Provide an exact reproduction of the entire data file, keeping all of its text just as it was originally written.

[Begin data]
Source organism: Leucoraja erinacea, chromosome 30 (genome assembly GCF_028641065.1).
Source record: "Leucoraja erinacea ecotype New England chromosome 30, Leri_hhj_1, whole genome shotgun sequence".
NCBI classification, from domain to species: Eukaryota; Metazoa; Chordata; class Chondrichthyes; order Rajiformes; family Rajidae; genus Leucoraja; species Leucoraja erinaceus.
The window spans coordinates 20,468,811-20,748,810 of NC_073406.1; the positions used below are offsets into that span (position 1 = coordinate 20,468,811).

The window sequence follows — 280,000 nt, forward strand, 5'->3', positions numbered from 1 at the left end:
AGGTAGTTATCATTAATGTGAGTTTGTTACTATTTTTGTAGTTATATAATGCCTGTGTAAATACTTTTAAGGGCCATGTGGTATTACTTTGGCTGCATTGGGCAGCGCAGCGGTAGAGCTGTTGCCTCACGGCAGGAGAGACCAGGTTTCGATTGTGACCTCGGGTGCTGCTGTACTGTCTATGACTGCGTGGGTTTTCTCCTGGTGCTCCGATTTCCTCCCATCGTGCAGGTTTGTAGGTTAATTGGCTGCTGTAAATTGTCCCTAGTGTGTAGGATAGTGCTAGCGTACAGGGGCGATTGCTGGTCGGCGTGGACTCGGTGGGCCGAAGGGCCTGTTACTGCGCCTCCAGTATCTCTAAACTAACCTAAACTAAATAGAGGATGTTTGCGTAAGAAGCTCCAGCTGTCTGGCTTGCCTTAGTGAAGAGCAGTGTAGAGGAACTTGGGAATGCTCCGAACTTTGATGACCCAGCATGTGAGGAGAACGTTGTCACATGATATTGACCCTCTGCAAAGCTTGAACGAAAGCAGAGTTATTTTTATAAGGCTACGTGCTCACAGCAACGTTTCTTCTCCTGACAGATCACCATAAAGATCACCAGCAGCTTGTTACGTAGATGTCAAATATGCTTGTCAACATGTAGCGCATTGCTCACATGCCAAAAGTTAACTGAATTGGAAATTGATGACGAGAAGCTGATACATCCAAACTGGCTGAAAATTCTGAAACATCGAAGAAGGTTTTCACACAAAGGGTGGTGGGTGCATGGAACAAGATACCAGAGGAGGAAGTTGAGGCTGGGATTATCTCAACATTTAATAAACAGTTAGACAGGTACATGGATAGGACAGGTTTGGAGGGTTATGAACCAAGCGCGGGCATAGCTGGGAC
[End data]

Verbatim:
Source organism: Leucoraja erinacea, chromosome 30 (genome assembly GCF_028641065.1).
Source record: "Leucoraja erinacea ecotype New England chromosome 30, Leri_hhj_1, whole genome shotgun sequence".
NCBI classification, from domain to species: Eukaryota; Metazoa; Chordata; class Chondrichthyes; order Rajiformes; family Rajidae; genus Leucoraja; species Leucoraja erinaceus.
The window spans coordinates 20,468,811-20,748,810 of NC_073406.1; the positions used below are offsets into that span (position 1 = coordinate 20,468,811).

The window sequence follows — 280,000 nt, forward strand, 5'->3', positions numbered from 1 at the left end:
AGGTAGTTATCATTAATGTGAGTTTGTTACTATTTTTGTAGTTATATAATGCCTGTGTAAATACTTTTAAGGGCCATGTGGTATTACTTTGGCTGCATTGGGCAGCGCAGCGGTAGAGCTGTTGCCTCACGGCAGGAGAGACCAGGTTTCGATTGTGACCTCGGGTGCTGCTGTACTGTCTATGACTGCGTGGGTTTTCTCCTGGTGCTCCGATTTCCTCCCATCGTGCAGGTTTGTAGGTTAATTGGCTGCTGTAAATTGTCCCTAGTGTGTAGGATAGTGCTAGCGTACAGGGGCGATTGCTGGTCGGCGTGGACTCGGTGGGCCGAAGGGCCTGTTACTGCGCCTCCAGTATCTCTAAACTAACCTAAACTAAATAGAGGATGTTTGCGTAAGAAGCTCCAGCTGTCTGGCTTGCCTTAGTGAAGAGCAGTGTAGAGGAACTTGGGAATGCTCCGAACTTTGATGACCCAGCATGTGAGGAGAACGTTGTCACATGATATTGACCCTCTGCAAAGCTTGAACGAAAGCAGAGTTATTTTTATAAGGCTACGTGCTCACAGCAACGTTTCTTCTCCTGACAGATCACCATAAAGATCACCAGCAGCTTGTTACGTAGATGTCAAATATGCTTGTCAACATGTAGCGCATTGCTCACATGCCAAAAGTTAACTGAATTGGAAATTGATGACGAGAAGCTGATACATCCAAACTGGCTGAAAATTCTGAAACATCGAAGAAGGTTTTCACACAAAGGGTGGTGGGTGCATGGAACAAGATACCAGAGGAGGAAGTTGAGGCTGGGATTATCTCAACATTTAATAAACAGTTAGACAGGTACATGGATAGGACAGGTTTGGAGGGTTATGAACCAAGCGCGGGCATAGCTGGGAC